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Electronic care co-ordination systems for people with advanced progressive illness: a mixed-methods evaluation in Scottish primary care

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Original languageEnglish
JournalBritish Journal of General Practice
Publication statusPublished - 17 Dec 2019


Electronic care coordination systems, known as the Key Information Summary (KIS) in Scotland, enable the creation of shared electronic records available across healthcare settings. A KIS provides clinicians with essential information to guide decision making for people likely to need emergency or out-of-hours care.

To estimate the proportion of people with an advanced progressive illness with a KIS by the time of death, to examine when planning information is documented, and suggest improvements for electronic care coordination systems.

Design and setting
This was a mixed-methods study involving 18 diverse general practices in Scotland.

Retrospective review of medical records of patients who died in 2017, and semi-structured interviews with healthcare professionals were conducted.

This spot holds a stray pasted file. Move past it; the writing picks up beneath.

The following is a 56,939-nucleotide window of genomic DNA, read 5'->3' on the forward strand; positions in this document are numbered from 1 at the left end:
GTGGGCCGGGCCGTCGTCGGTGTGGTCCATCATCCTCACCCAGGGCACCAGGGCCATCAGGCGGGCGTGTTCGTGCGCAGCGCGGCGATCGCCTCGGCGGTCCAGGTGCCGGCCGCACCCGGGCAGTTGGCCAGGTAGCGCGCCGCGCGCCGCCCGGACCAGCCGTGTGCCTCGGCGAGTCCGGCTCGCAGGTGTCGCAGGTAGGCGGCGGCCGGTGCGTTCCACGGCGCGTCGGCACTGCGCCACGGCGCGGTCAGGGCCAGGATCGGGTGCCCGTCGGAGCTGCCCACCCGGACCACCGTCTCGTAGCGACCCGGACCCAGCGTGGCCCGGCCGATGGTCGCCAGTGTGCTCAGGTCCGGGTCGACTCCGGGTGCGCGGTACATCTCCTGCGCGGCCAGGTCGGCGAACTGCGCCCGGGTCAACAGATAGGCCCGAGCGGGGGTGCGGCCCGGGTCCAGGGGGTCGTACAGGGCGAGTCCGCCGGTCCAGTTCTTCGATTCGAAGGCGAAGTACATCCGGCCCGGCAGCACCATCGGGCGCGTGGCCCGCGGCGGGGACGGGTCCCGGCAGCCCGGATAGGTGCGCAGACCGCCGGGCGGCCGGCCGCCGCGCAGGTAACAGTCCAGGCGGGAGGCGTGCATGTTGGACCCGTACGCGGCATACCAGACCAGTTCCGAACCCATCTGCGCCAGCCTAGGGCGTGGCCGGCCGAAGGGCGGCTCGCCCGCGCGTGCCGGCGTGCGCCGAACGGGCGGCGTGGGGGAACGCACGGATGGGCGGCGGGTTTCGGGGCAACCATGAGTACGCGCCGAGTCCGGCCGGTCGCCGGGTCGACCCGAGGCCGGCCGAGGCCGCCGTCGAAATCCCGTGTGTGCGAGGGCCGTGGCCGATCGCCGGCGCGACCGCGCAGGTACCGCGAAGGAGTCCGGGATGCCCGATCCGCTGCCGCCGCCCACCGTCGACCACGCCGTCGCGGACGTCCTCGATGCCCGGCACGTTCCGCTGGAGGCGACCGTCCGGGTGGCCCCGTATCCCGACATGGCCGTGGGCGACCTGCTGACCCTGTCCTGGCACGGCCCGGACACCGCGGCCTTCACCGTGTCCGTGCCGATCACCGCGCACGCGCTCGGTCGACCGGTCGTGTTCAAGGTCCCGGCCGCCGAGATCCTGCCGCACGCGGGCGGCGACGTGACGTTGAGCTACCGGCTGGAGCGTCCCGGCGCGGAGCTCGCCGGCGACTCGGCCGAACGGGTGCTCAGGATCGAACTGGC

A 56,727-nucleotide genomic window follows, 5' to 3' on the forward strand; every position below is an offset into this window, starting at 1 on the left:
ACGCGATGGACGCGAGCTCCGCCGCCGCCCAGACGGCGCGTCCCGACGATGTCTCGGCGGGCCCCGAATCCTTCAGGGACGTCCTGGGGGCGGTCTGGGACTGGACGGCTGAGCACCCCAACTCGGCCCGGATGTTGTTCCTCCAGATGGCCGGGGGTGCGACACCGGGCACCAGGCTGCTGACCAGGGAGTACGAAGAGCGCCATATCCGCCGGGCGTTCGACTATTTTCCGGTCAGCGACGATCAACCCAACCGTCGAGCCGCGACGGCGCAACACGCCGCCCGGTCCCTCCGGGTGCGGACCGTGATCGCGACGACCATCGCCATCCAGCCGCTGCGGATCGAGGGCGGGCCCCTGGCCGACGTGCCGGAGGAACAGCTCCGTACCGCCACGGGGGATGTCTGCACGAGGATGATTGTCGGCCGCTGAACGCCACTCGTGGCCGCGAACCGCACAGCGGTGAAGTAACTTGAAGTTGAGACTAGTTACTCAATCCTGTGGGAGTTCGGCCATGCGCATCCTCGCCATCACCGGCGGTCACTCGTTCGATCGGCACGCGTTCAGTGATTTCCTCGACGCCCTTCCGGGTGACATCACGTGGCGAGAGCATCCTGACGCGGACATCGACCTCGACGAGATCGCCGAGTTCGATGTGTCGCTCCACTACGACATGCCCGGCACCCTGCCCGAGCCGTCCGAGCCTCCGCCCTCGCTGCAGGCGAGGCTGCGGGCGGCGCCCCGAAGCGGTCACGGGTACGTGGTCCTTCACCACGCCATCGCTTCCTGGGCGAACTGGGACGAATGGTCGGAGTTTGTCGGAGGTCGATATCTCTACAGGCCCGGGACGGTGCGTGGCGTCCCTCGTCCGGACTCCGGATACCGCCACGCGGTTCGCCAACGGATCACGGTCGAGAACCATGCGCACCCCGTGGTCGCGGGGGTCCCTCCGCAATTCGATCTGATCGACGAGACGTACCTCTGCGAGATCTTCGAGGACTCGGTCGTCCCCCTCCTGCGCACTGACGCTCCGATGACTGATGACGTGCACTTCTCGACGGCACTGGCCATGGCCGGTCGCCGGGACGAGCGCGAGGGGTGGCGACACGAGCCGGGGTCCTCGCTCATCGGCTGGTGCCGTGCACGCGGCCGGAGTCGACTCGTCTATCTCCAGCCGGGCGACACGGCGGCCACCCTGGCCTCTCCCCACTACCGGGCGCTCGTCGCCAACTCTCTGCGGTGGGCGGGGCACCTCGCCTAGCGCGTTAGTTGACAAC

Data on 1304 decedents were collected. Of those with an advanced progressive illness (79%, n = 1034), 69% (n = 712) had a KIS. These were started a median of 45 weeks before death. People with cancer were most likely to have a KIS (80%, n = 288), and those with organ failure least likely (47%, n = 125). Overall, 68% (n = 482) of KIS included resuscitation status and 55% (n = 390) preferred place of care. People with a KIS were more likely to die in the community compared to those without one (61% versus 30%). Most KIS were considered useful/highly useful. Up-to-date free-text information within the KIS was valued highly.

In Scotland, most people with an advanced progressive illness have an electronic care coordination record by the time of death. This is an achievement. To improve further, better informal carer information, regular updating, and a focus on generating a KIS for people with organ failure is warranted.

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